Preaching the virtues of virtual
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Preaching the virtues of virtual

Synagogue Leadership Initiative to focus on digital media at meeting

Joshua Keyak, left, and Rabbi David Paskin
Joshua Keyak, left, and Rabbi David Paskin

SynaCon, the annual conference that the Synagogue Leadership Initiative of the Jewish Federation of Northern New Jersey and the Henry and Marilyn Taub Foundation put on for synagogue leaders, is meeting in person next Sunday, November 14, in a sign of post-covid return to normal. (The institute skipped last year’s conference due to the pandemic.)

But in a sign that that the new normal is not the old normal, the gathering’s keynote speaker — Rabbi David Paskin — will be speaking via teleconference from Florida, and will focus on the role of digital media in synagogue life.

“Virtual is now seen as a necessity,” Joshua Keyak, the Synagogue Leadership Initiative’s manager, said. “Certainly in non-Orthodox shul, and even in Orthodox shuls when it’s not Shabbat or a holiday. They’ve all stepped up their virtual offerings. People got used to not driving at night, or joining in their pajamas, or joining their grandchild’s synagogue service across the country.

“There were a number of synagogues that saw a significantly higher Shabbat and holiday service attendance on Zoom than they had before the pandemic. Some saw three or four times as many people throughout the pandemic. It was notable.”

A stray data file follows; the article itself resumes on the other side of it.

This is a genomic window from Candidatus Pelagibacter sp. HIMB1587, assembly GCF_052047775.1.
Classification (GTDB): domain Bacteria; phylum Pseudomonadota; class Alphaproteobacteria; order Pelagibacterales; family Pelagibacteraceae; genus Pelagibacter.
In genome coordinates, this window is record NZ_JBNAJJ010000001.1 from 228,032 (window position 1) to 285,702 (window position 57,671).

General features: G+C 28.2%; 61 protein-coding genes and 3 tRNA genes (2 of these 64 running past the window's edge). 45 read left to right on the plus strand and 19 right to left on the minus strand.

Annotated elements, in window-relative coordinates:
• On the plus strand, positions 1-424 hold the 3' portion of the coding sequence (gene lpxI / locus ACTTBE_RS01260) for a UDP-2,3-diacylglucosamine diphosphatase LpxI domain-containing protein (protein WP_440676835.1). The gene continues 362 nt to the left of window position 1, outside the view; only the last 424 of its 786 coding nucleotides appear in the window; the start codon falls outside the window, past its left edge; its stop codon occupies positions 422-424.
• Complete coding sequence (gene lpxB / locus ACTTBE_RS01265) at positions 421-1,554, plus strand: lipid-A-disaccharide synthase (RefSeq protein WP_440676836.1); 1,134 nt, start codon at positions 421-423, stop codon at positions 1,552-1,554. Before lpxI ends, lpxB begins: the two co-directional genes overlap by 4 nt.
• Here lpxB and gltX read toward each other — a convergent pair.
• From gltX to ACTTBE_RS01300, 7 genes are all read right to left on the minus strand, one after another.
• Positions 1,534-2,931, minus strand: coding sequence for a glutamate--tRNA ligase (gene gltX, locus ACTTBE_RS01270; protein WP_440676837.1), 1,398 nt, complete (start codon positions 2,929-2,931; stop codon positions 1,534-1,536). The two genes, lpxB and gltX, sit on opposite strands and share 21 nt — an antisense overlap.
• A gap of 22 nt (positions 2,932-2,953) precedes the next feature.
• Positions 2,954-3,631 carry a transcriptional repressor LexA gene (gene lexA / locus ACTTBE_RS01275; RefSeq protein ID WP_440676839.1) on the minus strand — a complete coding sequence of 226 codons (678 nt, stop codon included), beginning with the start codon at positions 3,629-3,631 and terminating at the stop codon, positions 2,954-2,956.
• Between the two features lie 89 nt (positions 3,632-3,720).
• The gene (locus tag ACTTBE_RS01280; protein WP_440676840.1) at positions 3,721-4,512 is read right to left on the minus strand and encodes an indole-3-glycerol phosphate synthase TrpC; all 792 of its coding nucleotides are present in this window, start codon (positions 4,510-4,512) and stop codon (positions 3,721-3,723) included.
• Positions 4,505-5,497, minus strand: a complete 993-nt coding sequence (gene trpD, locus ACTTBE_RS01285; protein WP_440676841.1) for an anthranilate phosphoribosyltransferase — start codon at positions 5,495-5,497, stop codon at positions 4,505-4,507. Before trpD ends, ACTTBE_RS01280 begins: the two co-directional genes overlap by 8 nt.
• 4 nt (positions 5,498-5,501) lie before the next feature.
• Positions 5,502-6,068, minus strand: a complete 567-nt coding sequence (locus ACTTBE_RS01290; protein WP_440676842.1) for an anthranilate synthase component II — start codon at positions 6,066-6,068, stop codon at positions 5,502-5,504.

In response to the need to cancel traditional in-person activities, “the synagogues were forced to be creative,” Mr. Keyak continued. “They came up with a lot of great programming. You can’t replace the in-person experience, but you can do better than having someone on the couch watching passively. For something like an annual dinner, some synagogues sent gift baskets. When they started the program, they said ‘Open your gift basket and start eating.’ My synagogue, Darchei Noam in Fair Lawn, actually had a mixology lesson. They sent us all the ingredients to make two or three drinks. The people who would have been there in person were all at home doing the same thing, with materials the shul provided. It makes it much more interactive and helps build community when you can’t be together in the same room.”

SynaCon will be hybrid; people can join either on Zoom or in person. (Proof of vaccination required to attend in person.) “In the past we’ve welcomed about 70 to 90 people,” Mr. Keyak said. “To be honest, I don’t know what to expect this time. The virtual option could welcome a lot more people.”

Rabbi Paskin was ordained by the Academy for Jewish Religion; after 20 years serving a pulpit in Boston, he now is the director of youth education at Temple Sinai of North Dade. “Basically I play with kids all day,” he said.

He also has a strong internet presence.

“I’ve always been an early adopter,” he said. “I’m constantly playing around and tinkering. I’ve been blessed with a little knack for this stuff.”

So when the Jewish world had to go digital and remote, not only was he able to make the pivot, but he started creating how-to videos to help others.

“I found a lot of his videos helpful,” Mr. Keyak said.

Rabbi Paskin’s keynote will be on “the power and potential of digital media,” Mr. Keyak continued. “How we should embrace that. It’s not just about virtual Shabbat programs — there’s a lot synagogues could do outside of their services.”

He also will give two classes, one focused on engaging people during online services, the other on the more general question of “how do plan and react purposefully in this changing future.”